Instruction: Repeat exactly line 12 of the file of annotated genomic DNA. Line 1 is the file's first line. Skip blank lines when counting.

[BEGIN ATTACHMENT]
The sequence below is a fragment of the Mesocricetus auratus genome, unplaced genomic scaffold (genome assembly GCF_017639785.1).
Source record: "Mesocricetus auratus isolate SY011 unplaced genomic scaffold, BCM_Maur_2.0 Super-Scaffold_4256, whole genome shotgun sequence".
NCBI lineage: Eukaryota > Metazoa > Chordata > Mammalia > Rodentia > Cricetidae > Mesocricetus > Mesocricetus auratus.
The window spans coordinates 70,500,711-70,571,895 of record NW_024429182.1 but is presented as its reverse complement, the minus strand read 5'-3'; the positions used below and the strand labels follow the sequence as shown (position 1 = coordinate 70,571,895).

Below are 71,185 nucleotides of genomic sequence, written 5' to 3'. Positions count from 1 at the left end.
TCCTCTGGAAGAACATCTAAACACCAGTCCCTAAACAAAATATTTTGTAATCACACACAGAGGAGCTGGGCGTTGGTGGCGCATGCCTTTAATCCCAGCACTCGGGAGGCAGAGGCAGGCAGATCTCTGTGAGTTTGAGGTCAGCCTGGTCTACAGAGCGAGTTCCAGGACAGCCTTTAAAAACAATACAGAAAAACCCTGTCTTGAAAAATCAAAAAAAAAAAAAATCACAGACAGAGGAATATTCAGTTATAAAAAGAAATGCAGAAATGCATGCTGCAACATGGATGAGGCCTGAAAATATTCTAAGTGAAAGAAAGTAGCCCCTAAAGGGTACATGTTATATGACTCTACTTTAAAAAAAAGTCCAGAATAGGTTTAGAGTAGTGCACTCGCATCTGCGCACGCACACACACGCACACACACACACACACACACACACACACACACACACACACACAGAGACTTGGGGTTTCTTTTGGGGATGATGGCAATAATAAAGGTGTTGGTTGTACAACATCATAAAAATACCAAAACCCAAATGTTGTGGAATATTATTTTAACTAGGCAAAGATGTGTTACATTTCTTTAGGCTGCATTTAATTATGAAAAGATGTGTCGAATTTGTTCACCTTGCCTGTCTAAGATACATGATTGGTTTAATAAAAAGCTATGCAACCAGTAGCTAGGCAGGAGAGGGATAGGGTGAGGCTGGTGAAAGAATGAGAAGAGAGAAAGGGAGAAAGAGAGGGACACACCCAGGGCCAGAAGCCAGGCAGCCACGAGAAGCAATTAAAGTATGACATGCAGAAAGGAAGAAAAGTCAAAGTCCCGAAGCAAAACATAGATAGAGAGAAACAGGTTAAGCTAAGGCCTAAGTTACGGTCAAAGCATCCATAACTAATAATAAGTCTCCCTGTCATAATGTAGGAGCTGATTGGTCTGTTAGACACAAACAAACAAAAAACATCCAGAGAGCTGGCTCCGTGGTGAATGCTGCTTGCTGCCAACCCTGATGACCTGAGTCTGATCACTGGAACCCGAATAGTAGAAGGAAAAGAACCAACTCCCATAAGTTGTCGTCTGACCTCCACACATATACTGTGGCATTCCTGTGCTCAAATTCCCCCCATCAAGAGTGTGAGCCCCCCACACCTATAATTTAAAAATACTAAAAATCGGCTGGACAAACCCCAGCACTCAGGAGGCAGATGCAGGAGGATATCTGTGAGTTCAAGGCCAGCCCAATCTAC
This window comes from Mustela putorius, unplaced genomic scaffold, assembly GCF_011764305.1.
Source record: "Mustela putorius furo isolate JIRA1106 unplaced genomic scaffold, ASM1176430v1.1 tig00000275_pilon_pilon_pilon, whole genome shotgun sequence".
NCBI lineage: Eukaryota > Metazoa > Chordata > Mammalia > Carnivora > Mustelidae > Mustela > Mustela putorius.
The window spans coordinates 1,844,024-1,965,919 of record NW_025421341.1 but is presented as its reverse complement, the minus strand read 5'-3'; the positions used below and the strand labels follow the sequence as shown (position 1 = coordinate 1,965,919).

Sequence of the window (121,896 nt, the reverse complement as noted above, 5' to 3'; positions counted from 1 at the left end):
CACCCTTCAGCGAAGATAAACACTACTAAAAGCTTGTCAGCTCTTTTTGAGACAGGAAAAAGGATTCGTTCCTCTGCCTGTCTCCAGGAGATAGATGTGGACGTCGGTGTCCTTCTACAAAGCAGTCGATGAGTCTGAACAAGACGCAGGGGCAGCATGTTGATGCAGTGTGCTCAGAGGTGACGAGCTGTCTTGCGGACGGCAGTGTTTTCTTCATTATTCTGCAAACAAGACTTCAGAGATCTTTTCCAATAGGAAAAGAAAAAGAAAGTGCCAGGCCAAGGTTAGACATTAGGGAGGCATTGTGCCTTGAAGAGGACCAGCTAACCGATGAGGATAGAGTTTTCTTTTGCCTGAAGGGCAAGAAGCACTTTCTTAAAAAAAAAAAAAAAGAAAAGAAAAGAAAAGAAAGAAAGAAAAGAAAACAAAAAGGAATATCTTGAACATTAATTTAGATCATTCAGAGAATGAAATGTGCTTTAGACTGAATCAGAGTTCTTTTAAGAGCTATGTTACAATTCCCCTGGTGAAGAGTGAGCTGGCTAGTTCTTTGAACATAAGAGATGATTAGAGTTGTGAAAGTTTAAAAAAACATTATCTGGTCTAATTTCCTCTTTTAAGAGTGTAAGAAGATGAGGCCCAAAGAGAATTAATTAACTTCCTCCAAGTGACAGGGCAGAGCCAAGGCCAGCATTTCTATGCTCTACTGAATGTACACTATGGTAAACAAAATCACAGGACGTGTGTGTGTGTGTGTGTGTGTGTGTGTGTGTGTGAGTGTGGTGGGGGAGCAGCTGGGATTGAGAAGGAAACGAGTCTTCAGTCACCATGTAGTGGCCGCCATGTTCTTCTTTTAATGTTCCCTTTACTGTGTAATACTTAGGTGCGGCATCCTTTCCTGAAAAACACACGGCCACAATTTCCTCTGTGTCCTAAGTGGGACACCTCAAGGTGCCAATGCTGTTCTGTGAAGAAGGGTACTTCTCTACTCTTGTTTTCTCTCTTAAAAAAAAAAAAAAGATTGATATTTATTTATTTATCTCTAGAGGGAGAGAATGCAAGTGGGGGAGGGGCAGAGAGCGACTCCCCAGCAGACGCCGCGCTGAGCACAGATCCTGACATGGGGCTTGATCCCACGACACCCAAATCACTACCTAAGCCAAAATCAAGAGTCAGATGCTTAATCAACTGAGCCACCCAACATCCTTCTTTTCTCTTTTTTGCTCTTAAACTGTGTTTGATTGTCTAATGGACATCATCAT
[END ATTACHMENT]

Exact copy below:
CACCCTTCAGCGAAGATAAACACTACTAAAAGCTTGTCAGCTCTTTTTGAGACAGGAAAAAGGATTCGTTCCTCTGCCTGTCTCCAGGAGATAGATGTGGACGTCGGTGTCCTTCTACAAAGCAGTCGATGAGTCTGAACAAGACGCAGGGGCAGCATGTTGATGCAGTGTGCTCAGAGGTGACGAGCTGTCTTGCGGACGGCAGTGTTTTCTTCATTATTCTGCAAACAAGACTTCAGAGATCTTTTCCAATAGGAAAAGAAAAAGAAAGTGCCAGGCCAAGGTTAGACATTAGGGAGGCATTGTGCCTTGAAGAGGACCAGCTAACCGATGAGGATAGAGTTTTCTTTTGCCTGAAGGGCAAGAAGCACTTTCTTAAAAAAAAAAAAAAAGAAAAGAAAAGAAAAGAAAGAAAGAAAAGAAAACAAAAAGGAATATCTTGAACATTAATTTAGATCATTCAGAGAATGAAATGTGCTTTAGACTGAATCAGAGTTCTTTTAAGAGCTATGTTACAATTCCCCTGGTGAAGAGTGAGCTGGCTAGTTCTTTGAACATAAGAGATGATTAGAGTTGTGAAAGTTTAAAAAAACATTATCTGGTCTAATTTCCTCTTTTAAGAGTGTAAGAAGATGAGGCCCAAAGAGAATTAATTAACTTCCTCCAAGTGACAGGGCAGAGCCAAGGCCAGCATTTCTATGCTCTACTGAATGTACACTATGGTAAACAAAATCACAGGACGTGTGTGTGTGTGTGTGTGTGTGTGTGTGTGTGTGAGTGTGGTGGGGGAGCAGCTGGGATTGAGAAGGAAACGAGTCTTCAGTCACCATGTAGTGGCCGCCATGTTCTTCTTTTAATGTTCCCTTTACTGTGTAATACTTAGGTGCGGCATCCTTTCCTGAAAAACACACGGCCACAATTTCCTCTGTGTCCTAAGTGGGACACCTCAAGGTGCCAATGCTGTTCTGTGAAGAAGGGTACTTCTCTACTCTTGTTTTCTCTCTTAAAAAAAAAAAAAAGATTGATATTTATTTATTTATCTCTAGAGGGAGAGAATGCAAGTGGGGGAGGGGCAGAGAGCGACTCCCCAGCAGACGCCGCGCTGAGCACAGATCCTGACATGGGGCTTGATCCCACGACACCCAAATCACTACCTAAGCCAAAATCAAGAGTCAGATGCTTAATCAACTGAGCCACCCAACATCCTTCTTTTCTCTTTTTTGCTCTTAAACTGTGTTTGATTGTCTAATGGACATCATCAT